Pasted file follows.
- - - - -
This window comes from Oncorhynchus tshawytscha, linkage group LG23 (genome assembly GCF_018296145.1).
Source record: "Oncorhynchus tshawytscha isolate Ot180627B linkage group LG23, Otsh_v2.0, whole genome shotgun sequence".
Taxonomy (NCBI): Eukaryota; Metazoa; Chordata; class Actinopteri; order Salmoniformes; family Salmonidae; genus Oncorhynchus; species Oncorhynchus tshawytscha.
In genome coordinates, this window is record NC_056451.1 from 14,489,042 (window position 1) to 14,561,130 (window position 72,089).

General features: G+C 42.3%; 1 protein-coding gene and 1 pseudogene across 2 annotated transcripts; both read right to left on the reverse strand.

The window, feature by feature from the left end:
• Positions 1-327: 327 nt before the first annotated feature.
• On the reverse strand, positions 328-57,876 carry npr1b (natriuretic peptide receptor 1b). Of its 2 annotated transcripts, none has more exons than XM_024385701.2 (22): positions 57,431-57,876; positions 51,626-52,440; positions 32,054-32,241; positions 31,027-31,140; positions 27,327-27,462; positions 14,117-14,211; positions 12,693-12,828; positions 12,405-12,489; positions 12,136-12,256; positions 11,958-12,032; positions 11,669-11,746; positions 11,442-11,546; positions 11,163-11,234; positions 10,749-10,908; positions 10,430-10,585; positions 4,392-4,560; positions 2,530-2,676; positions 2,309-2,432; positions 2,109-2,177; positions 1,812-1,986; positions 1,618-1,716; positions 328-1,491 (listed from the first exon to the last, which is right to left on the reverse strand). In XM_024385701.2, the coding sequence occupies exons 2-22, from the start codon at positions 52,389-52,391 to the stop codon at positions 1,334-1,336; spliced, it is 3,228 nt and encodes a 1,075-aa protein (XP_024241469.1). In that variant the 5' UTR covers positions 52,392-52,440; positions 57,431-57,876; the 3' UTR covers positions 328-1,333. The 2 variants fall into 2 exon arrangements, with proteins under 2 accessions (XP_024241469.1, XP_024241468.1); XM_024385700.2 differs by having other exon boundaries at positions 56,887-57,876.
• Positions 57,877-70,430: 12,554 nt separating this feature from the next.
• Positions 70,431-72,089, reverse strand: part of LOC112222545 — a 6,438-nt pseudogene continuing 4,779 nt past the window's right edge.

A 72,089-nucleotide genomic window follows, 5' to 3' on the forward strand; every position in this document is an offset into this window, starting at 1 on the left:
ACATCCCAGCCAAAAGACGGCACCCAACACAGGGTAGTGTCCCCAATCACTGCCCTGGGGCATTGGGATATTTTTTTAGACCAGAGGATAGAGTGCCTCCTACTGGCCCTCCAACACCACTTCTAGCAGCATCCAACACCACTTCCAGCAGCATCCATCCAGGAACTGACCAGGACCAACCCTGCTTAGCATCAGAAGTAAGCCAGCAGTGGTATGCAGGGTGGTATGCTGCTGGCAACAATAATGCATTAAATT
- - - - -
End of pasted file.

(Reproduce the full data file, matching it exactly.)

This window comes from Oncorhynchus tshawytscha, linkage group LG23 (genome assembly GCF_018296145.1).
Source record: "Oncorhynchus tshawytscha isolate Ot180627B linkage group LG23, Otsh_v2.0, whole genome shotgun sequence".
Taxonomy (NCBI): Eukaryota; Metazoa; Chordata; class Actinopteri; order Salmoniformes; family Salmonidae; genus Oncorhynchus; species Oncorhynchus tshawytscha.
In genome coordinates, this window is record NC_056451.1 from 14,489,042 (window position 1) to 14,561,130 (window position 72,089).

General features: G+C 42.3%; 1 protein-coding gene and 1 pseudogene across 2 annotated transcripts; both read right to left on the reverse strand.

The window, feature by feature from the left end:
• Positions 1-327: 327 nt before the first annotated feature.
• On the reverse strand, positions 328-57,876 carry npr1b (natriuretic peptide receptor 1b). Of its 2 annotated transcripts, none has more exons than XM_024385701.2 (22): positions 57,431-57,876; positions 51,626-52,440; positions 32,054-32,241; positions 31,027-31,140; positions 27,327-27,462; positions 14,117-14,211; positions 12,693-12,828; positions 12,405-12,489; positions 12,136-12,256; positions 11,958-12,032; positions 11,669-11,746; positions 11,442-11,546; positions 11,163-11,234; positions 10,749-10,908; positions 10,430-10,585; positions 4,392-4,560; positions 2,530-2,676; positions 2,309-2,432; positions 2,109-2,177; positions 1,812-1,986; positions 1,618-1,716; positions 328-1,491 (listed from the first exon to the last, which is right to left on the reverse strand). In XM_024385701.2, the coding sequence occupies exons 2-22, from the start codon at positions 52,389-52,391 to the stop codon at positions 1,334-1,336; spliced, it is 3,228 nt and encodes a 1,075-aa protein (XP_024241469.1). In that variant the 5' UTR covers positions 52,392-52,440; positions 57,431-57,876; the 3' UTR covers positions 328-1,333. The 2 variants fall into 2 exon arrangements, with proteins under 2 accessions (XP_024241469.1, XP_024241468.1); XM_024385700.2 differs by having other exon boundaries at positions 56,887-57,876.
• Positions 57,877-70,430: 12,554 nt separating this feature from the next.
• Positions 70,431-72,089, reverse strand: part of LOC112222545 — a 6,438-nt pseudogene continuing 4,779 nt past the window's right edge.

A 72,089-nucleotide genomic window follows, 5' to 3' on the forward strand; every position in this document is an offset into this window, starting at 1 on the left:
ACATCCCAGCCAAAAGACGGCACCCAACACAGGGTAGTGTCCCCAATCACTGCCCTGGGGCATTGGGATATTTTTTTAGACCAGAGGATAGAGTGCCTCCTACTGGCCCTCCAACACCACTTCTAGCAGCATCCAACACCACTTCCAGCAGCATCCATCCAGGAACTGACCAGGACCAACCCTGCTTAGCATCAGAAGTAAGCCAGCAGTGGTATGCAGGGTGGTATGCTGCTGGCAACAATAATGCATTAAATT